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National Building & Fire Codes
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The process of changing the building code in Canada is rigorous, evidence-informed and based on high standards. While commendable, that often means that organizations with more timely access to research and data have the ability to propose and substantiate changes to be building code more effectively than those who don’t. 

 

Fire departments tend not to have the mandate, the capacity, or the resources required to affect any changes to the Building Code. Therefore, the CAFC has three actions:

  1. We have asked the Federal Government to commit $50 million a year to allow Canadian Fire Departments the capacity to inform building code applications and evolve the National Fire Information Database.
  2.  We have a Building Codes Committee that is struck to proactively address the technical issues that we see coming in proposed changes to the building code and to assess capacity to make building code changes from the committee itself.
    • You can view all the CAFC’s feedback to the Public Review of the Proposed Changes to the Building and Fire Codes here.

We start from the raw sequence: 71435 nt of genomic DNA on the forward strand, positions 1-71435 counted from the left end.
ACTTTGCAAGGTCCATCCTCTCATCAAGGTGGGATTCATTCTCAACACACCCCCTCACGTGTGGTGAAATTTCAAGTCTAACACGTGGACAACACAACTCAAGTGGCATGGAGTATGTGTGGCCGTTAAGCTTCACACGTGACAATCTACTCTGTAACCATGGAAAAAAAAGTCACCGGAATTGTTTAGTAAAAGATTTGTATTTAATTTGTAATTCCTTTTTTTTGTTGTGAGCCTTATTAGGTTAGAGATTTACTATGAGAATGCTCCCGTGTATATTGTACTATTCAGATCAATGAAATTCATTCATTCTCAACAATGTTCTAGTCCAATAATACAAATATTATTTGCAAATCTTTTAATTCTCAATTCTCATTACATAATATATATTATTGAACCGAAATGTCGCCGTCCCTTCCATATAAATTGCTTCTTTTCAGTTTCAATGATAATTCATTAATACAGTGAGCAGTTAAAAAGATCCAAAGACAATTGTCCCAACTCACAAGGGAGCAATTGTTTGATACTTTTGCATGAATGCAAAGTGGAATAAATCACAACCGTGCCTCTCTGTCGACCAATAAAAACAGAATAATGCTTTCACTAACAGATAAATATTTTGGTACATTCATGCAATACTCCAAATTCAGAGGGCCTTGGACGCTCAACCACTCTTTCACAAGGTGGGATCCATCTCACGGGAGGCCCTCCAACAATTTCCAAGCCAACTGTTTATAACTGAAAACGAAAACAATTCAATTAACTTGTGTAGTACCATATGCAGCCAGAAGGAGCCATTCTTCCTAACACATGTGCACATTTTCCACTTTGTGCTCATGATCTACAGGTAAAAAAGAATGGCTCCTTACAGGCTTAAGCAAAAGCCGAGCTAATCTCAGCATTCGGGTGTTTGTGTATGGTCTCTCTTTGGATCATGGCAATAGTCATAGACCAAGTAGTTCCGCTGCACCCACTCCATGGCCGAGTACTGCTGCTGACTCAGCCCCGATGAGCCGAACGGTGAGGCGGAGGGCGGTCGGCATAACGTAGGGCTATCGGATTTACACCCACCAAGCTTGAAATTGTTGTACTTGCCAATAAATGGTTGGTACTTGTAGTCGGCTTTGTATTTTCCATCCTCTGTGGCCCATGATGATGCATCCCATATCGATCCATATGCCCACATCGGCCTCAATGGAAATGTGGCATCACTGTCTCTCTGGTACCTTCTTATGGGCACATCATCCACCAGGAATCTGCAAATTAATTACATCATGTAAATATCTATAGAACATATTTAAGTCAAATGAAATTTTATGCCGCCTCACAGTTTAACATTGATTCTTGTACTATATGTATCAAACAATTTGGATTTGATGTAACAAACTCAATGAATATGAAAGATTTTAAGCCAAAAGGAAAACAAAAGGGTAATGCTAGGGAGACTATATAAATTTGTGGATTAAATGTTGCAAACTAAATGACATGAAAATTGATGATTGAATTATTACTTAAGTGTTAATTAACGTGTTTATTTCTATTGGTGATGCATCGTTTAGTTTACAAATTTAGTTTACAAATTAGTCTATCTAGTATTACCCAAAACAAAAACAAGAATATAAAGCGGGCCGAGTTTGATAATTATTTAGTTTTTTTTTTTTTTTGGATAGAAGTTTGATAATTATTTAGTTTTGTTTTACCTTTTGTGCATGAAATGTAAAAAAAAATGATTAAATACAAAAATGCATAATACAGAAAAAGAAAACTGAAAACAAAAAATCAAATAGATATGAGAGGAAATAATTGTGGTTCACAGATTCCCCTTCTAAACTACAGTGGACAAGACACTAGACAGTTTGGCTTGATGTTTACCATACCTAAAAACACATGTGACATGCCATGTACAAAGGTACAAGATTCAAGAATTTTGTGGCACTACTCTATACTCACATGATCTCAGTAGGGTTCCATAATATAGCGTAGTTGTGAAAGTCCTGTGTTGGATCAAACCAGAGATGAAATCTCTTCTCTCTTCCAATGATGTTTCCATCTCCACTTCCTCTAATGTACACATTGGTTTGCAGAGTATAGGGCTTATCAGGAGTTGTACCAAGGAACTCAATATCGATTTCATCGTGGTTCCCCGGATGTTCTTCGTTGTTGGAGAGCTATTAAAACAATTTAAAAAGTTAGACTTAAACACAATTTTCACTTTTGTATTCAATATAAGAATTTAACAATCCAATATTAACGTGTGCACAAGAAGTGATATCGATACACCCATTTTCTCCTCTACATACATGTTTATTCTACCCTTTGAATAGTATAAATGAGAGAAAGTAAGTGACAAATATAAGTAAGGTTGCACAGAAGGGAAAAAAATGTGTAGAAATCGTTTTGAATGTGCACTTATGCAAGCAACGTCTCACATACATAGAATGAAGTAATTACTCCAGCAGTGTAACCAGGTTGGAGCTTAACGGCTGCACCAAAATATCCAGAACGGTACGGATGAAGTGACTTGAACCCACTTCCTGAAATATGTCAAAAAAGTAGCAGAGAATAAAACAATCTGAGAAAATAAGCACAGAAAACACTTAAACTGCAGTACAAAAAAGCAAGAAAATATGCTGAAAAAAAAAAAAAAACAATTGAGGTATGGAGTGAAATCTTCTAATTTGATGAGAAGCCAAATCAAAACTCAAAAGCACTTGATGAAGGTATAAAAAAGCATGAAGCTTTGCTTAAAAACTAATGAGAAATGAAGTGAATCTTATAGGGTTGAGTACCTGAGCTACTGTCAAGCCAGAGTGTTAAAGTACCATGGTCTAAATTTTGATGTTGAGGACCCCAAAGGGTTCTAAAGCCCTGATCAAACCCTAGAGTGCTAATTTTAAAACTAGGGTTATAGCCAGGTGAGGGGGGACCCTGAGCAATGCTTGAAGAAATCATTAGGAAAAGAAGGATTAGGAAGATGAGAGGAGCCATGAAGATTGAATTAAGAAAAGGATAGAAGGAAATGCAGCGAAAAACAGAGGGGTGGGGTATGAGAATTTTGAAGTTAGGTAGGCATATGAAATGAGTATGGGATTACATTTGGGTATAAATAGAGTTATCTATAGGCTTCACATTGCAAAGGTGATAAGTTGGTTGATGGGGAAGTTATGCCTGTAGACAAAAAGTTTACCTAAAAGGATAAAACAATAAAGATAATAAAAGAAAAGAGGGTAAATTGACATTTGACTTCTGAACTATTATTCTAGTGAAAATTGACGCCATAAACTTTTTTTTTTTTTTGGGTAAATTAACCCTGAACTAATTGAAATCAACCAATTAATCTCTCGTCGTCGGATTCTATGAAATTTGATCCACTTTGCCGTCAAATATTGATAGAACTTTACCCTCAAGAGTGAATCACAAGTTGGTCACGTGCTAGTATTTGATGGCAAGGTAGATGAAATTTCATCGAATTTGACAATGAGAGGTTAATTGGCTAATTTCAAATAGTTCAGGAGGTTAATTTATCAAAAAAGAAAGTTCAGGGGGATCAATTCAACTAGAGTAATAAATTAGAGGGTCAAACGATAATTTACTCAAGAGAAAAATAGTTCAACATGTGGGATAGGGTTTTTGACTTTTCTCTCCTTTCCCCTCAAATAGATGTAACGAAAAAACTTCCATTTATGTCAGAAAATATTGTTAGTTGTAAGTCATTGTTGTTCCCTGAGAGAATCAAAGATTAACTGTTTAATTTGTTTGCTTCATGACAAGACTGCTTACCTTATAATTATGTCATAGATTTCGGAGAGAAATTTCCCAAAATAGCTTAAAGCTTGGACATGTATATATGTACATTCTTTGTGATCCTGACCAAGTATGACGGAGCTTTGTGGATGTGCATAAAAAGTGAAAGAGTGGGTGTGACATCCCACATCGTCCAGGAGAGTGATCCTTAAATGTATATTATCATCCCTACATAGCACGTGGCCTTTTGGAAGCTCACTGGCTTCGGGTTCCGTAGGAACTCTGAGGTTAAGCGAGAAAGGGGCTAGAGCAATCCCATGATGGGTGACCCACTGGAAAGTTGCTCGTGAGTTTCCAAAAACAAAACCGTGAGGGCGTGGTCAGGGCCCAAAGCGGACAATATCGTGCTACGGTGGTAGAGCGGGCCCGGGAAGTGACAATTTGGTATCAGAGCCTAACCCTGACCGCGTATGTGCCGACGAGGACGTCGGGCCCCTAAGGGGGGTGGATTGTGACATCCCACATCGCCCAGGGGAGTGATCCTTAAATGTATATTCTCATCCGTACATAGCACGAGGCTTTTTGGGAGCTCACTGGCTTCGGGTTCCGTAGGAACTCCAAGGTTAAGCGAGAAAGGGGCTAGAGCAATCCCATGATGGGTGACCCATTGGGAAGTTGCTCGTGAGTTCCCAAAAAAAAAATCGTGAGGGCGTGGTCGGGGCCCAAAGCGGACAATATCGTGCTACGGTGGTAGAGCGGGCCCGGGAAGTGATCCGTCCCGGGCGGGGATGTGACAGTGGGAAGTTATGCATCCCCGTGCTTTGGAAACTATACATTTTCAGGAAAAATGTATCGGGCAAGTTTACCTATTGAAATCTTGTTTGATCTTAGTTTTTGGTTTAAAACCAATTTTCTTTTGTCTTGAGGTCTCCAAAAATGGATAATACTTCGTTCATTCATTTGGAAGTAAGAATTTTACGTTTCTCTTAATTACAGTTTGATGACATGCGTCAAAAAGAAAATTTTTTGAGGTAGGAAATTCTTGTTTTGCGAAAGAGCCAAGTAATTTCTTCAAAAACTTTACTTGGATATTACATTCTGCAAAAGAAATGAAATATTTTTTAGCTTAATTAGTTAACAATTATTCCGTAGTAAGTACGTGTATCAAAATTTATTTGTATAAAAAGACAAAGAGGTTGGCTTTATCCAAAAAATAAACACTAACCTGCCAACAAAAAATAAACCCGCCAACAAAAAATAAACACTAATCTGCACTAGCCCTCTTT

3. We have also requested that the Federal Government better engage the Fire Service on the Canadian Commission on Building and Fire Codes.
  4. CAFC is looking to better partner with the research community.

Our results:

  1. We have an active Building Codes Committee that has made submissions to the Building Codes. The CAFC does not support any proposed changes to the incorporation of Encapsulate Mass Timber Construction (EMTC) into the main body of the National Building Code.  Learn more about the CAFC’s position.
  2. The CAFC President Ken Block and the Co-Chair of the Building Codes Committee have both been appointed to the Building Codes Commission.
  3. We have created a Fire Research Roster, to help us identify researchers who may be doing research in areas related to the building code and in other areas. You can check out Fire Research Roster here. 

Next steps

  • The CAFC is currently conducting a membership wide survey of current member needs and proposals to change the building and fire codes. The results will be presented at Fire Rescue Canada.
  • We continue to advocate for making residential sprinkler systems mandatory on all new builds.  Research shows that sprinklers save lives. Learn more about the CAFC’s position on residential fire sprinklers.  See our position on Sprinklers.
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